WriteAtHome Is More Like Voice Than Idol
We don’t watch a lot of television, but my family has enjoyed watching seasonal talent shows together. We were fans of American Idol for a while, but lost interest last year. This year, we started watching NBC’s The Voice, and we’ve decided we all like it better than Idol.
If you are not familiar with either show, the similarities outnumber the differences. They both seek to launch singing careers. They are competitive, working from hundreds of auditioners down to a final winner by the end of the season. They both do lots of up-close-and-personal portrayals of the competitors, encouraging viewers to make emotional investments in their favorite singers. And both shows feature celebrities.
The difference, however, is in the role of the celebrities. On American Idol, they serve as judges, evaluating performances and eliminating performers until the viewing audience takes over the elimination through live voting. Even then, however, the job of the celebrity panel is to critically assess performances. On The Voice it’s different. The stars on that show are primarily singing coaches, not judges. They select teams that compete against one another. They do evaluate singing performances in order to select their teams, but the tone of their assessments is always positive and encouraging. They never belittle or disparage the singers. They look for what’s excellent and, when necessary, suggest ways they can improve.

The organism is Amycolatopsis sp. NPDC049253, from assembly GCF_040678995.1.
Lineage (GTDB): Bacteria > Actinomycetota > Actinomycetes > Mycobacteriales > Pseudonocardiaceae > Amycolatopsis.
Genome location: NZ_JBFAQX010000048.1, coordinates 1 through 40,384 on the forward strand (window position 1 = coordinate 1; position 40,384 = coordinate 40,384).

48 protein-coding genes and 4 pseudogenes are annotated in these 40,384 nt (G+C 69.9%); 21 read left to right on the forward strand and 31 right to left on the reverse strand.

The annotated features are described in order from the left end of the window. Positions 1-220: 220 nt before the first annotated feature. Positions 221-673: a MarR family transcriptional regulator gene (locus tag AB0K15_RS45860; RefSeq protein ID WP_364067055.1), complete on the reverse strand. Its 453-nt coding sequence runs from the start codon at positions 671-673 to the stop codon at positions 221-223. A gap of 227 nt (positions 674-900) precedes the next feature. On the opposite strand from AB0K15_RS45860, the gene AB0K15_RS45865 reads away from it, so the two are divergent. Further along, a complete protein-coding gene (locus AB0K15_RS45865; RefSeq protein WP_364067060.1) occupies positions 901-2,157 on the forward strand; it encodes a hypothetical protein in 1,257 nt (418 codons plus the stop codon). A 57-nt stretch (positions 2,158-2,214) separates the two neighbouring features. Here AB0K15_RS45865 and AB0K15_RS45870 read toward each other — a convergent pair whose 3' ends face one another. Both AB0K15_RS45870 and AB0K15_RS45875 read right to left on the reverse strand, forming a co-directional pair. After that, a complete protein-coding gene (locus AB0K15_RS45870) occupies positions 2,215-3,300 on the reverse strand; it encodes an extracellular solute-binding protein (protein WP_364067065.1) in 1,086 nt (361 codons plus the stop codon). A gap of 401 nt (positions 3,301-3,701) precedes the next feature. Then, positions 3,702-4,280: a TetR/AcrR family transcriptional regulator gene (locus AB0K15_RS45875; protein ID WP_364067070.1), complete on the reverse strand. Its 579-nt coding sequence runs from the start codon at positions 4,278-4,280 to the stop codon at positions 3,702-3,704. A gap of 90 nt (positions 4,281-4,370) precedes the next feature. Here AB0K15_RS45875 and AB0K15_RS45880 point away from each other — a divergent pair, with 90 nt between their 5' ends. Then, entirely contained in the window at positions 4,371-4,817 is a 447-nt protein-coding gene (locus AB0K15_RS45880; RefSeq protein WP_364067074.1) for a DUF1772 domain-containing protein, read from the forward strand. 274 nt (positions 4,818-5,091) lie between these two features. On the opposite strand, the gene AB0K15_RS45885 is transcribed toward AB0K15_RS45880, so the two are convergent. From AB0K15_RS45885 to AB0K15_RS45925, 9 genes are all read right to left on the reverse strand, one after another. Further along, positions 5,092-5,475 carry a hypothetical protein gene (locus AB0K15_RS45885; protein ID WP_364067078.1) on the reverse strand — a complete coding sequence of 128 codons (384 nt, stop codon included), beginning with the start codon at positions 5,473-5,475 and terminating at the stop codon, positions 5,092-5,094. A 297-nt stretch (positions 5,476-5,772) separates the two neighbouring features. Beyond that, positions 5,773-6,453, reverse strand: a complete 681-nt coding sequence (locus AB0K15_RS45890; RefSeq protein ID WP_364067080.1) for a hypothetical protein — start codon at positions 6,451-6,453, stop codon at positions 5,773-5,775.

My wife and I were talking about this difference last night and how much we prefer the coaching approach on The Voice. The singing talent seems more pronounced on that show too, and we wondered how much that can be attributed to the nature of the panel. The coaches on the Voice do their best to help singers develop their talents. They are supportive and clearly pulling for them to succeed. The environment seems to calm nerves and bring out the best in the vocalists. This is unlike the tense, critical feel of American Idol.
If you know anything about WriteAtHome, you probably see where I’m going with this. WriteAtHome has always taken the approach of The Voice. Our writing coaches must do some criticism of student writing, but it is always done for the purpose of developing talent. Their job is not to judge writing, but to inspire writers. All the evaluation they do is simply a part of this coaching process. And as a result, student writers come to trust and appreciate, rather than fear, the feedback they get on their papers.
As a result of this nurturing approach, our students, like the singers on The Voice, thrive.
My family has decided to stick with the Voice and skip American Idol this season. And WriteAtHome is certainly going to stick to the same approach.
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